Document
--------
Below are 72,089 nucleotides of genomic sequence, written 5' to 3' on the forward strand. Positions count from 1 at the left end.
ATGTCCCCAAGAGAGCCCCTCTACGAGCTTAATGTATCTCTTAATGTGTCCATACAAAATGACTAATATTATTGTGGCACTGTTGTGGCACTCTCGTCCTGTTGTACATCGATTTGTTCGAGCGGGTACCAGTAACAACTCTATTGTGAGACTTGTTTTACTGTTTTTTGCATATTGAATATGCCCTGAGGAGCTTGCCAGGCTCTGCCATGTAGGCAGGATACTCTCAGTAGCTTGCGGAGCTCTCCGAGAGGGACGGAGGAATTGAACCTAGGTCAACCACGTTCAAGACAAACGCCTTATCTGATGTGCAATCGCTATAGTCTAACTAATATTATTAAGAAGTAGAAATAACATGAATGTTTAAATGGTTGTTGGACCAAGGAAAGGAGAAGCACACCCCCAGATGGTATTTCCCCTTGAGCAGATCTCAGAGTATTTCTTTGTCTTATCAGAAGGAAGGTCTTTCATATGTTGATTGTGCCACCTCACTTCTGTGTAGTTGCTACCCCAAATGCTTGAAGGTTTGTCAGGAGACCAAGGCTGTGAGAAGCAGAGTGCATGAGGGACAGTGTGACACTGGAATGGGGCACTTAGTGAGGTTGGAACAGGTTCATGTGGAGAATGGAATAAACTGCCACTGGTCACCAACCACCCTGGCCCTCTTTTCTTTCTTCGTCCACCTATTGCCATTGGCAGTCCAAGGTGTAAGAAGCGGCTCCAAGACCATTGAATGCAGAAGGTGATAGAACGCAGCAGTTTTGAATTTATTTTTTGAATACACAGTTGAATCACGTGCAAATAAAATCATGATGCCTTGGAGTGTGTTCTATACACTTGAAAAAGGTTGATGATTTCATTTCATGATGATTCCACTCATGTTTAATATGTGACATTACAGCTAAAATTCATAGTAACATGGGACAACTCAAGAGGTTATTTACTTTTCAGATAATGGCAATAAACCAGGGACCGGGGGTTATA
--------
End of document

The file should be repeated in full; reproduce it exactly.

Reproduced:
Below are 72,089 nucleotides of genomic sequence, written 5' to 3' on the forward strand. Positions count from 1 at the left end.
ATGTCCCCAAGAGAGCCCCTCTACGAGCTTAATGTATCTCTTAATGTGTCCATACAAAATGACTAATATTATTGTGGCACTGTTGTGGCACTCTCGTCCTGTTGTACATCGATTTGTTCGAGCGGGTACCAGTAACAACTCTATTGTGAGACTTGTTTTACTGTTTTTTGCATATTGAATATGCCCTGAGGAGCTTGCCAGGCTCTGCCATGTAGGCAGGATACTCTCAGTAGCTTGCGGAGCTCTCCGAGAGGGACGGAGGAATTGAACCTAGGTCAACCACGTTCAAGACAAACGCCTTATCTGATGTGCAATCGCTATAGTCTAACTAATATTATTAAGAAGTAGAAATAACATGAATGTTTAAATGGTTGTTGGACCAAGGAAAGGAGAAGCACACCCCCAGATGGTATTTCCCCTTGAGCAGATCTCAGAGTATTTCTTTGTCTTATCAGAAGGAAGGTCTTTCATATGTTGATTGTGCCACCTCACTTCTGTGTAGTTGCTACCCCAAATGCTTGAAGGTTTGTCAGGAGACCAAGGCTGTGAGAAGCAGAGTGCATGAGGGACAGTGTGACACTGGAATGGGGCACTTAGTGAGGTTGGAACAGGTTCATGTGGAGAATGGAATAAACTGCCACTGGTCACCAACCACCCTGGCCCTCTTTTCTTTCTTCGTCCACCTATTGCCATTGGCAGTCCAAGGTGTAAGAAGCGGCTCCAAGACCATTGAATGCAGAAGGTGATAGAACGCAGCAGTTTTGAATTTATTTTTTGAATACACAGTTGAATCACGTGCAAATAAAATCATGATGCCTTGGAGTGTGTTCTATACACTTGAAAAAGGTTGATGATTTCATTTCATGATGATTCCACTCATGTTTAATATGTGACATTACAGCTAAAATTCATAGTAACATGGGACAACTCAAGAGGTTATTTACTTTTCAGATAATGGCAATAAACCAGGGACCGGGGGTTATA